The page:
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N.C. Supreme Court rules new district maps unconstitutional after gerrymandering lawsuits

The North Carolina Supreme Court in the Law and Justice Building in Raleigh, N.C., is pictured on Tuesday, Aug. 18, 2020.

The N.C. Supreme Court ruled that the state’s new congressional and legislative district maps were unconstitutional on Feb. 4. This ruling follows allegations of partisan gerrymandering and racial vote dilution.

"A healthy democracy requires free elections and the NC Supreme Court is right to order a redraw of unconstitutionally gerrymandered districts,” Gov. Roy Cooper said in a statement. “More work remains, and any legislative redraw must reflect the full intent of this decision.”

The state Supreme Court ruled 4-3 against the redrawn maps, concluding the maps violated the free elections clause, the equal protection clause, the free speech clause and the right of assembly clause of the North Carolina Constitution.

N.C. House Rep. Graig Meyer, D-Caswell, Orange, said the ruling is a monumental victory.

“The order really sets a precedent that says it will never be okay again to do partisan gerrymandering in North Carolina, and that you have to take into account racially-polarized voting as well,” he said.

All three Republican justices — Chief Justice Paul Newby, Justice Phil Berger and Justice Tamara Barringer — dissented.

In his dissenting opinion, Newby said the decision of the state Supreme Court oversteps its judicial powers.

“I dissent from the decision of the Court which violates separation of powers by effectively placing responsibility for redistricting with the judicial branch, not the legislative branch as expressly provided in our constitution,” Newby said.

N.C. Rep. Verla Insko, D-Orange, said she was disappointed in Newby as the chief justice.

“I have a lot of respect for him,” she said. “I think he has made good decisions, and I always hope for bipartisanship when things are so obvious. He is the leader there, so I was hoping that he would come on board.”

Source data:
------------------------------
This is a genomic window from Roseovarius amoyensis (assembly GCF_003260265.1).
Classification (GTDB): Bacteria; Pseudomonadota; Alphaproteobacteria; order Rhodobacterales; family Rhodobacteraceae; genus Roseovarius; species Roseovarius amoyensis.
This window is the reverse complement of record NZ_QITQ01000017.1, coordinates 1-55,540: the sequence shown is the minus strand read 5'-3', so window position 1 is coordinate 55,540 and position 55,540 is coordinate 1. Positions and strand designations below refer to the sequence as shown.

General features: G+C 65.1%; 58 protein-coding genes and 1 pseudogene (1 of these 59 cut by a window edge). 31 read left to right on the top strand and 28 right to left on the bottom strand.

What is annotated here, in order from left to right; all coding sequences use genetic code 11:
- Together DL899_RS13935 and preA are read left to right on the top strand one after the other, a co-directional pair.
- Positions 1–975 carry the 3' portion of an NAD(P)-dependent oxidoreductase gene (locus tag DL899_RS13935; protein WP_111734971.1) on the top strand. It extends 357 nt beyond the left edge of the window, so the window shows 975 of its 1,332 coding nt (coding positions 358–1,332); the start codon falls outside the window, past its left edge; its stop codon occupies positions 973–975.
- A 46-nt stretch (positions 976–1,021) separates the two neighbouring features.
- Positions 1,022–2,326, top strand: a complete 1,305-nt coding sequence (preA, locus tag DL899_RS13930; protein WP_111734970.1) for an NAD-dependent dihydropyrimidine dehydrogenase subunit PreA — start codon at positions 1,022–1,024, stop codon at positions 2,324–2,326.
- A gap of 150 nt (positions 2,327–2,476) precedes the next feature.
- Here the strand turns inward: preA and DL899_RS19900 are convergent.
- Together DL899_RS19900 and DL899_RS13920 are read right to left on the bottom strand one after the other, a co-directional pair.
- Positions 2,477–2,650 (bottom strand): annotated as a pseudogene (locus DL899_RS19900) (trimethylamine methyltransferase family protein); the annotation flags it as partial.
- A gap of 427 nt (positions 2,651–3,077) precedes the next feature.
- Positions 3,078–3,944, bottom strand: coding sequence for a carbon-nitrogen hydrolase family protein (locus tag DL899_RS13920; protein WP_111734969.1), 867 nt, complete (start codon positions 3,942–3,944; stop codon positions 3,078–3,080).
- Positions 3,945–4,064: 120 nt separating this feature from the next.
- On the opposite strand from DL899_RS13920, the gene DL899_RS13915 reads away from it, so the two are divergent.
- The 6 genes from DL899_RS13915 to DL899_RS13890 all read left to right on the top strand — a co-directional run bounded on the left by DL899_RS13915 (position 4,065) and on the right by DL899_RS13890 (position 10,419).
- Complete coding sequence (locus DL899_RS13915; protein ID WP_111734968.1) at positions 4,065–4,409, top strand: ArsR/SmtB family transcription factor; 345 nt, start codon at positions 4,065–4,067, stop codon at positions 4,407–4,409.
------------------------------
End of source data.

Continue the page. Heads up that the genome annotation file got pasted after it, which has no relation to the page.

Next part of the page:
Insko, who is retiring at the end of her term in December, also said she is a full-hearted supporter of the ruling.

"Every citizen, every registered voter has the same right to vote," she said. "Their vote should carry an equal weight to the extent that is possible.”

The N.C. General Assembly must submit new districting plans by Feb. 18 to the trial court, which will then make a decision by noon on Feb. 23, one day before candidate filing for the 2022 primary elections will resume. Candidate filing was put on hold in early December following the lawsuit over the congressional maps.

All other parties involved in the case will also be allowed to submit their own proposed districting plans by Feb. 18 and can provide comments on maps submitted by 5 p.m. on Feb. 21.

“I am hoping (the plaintiffs) will submit maps that will have people who did it independently from the General Assembly and see what they come up with,” Insko said. “I think that would be helpful.”

The primary election on May 17 will still occur as scheduled. The elections were previously pushed back from the original date of March 8 due to the legal battle over the state's congressional maps.

N.C. Attorney General Josh Stein said in a Feb. 4 tweet that the Supreme Court’s ruling is fantastic news for voters and for the health of democracy. 

“Our (government) must be of, by & for the people, not of, by & for one political party,” Stein wrote. “That's why the voters should choose their representatives, not the other way around. Partisan gerrymandering is offensive to democracy; it's also contrary to our fundamental constitutional rights.”

Meyer said that although this ruling is a victory, more work needs to be done to protect voters.

“I also think that if we really want to ensure the best and most fair redistricting process, we still need to proceed with a constitutional amendment that ensures we have an independent redistricting process going forward and that it is not left up to politicians to draw maps at all,” Meyer said.


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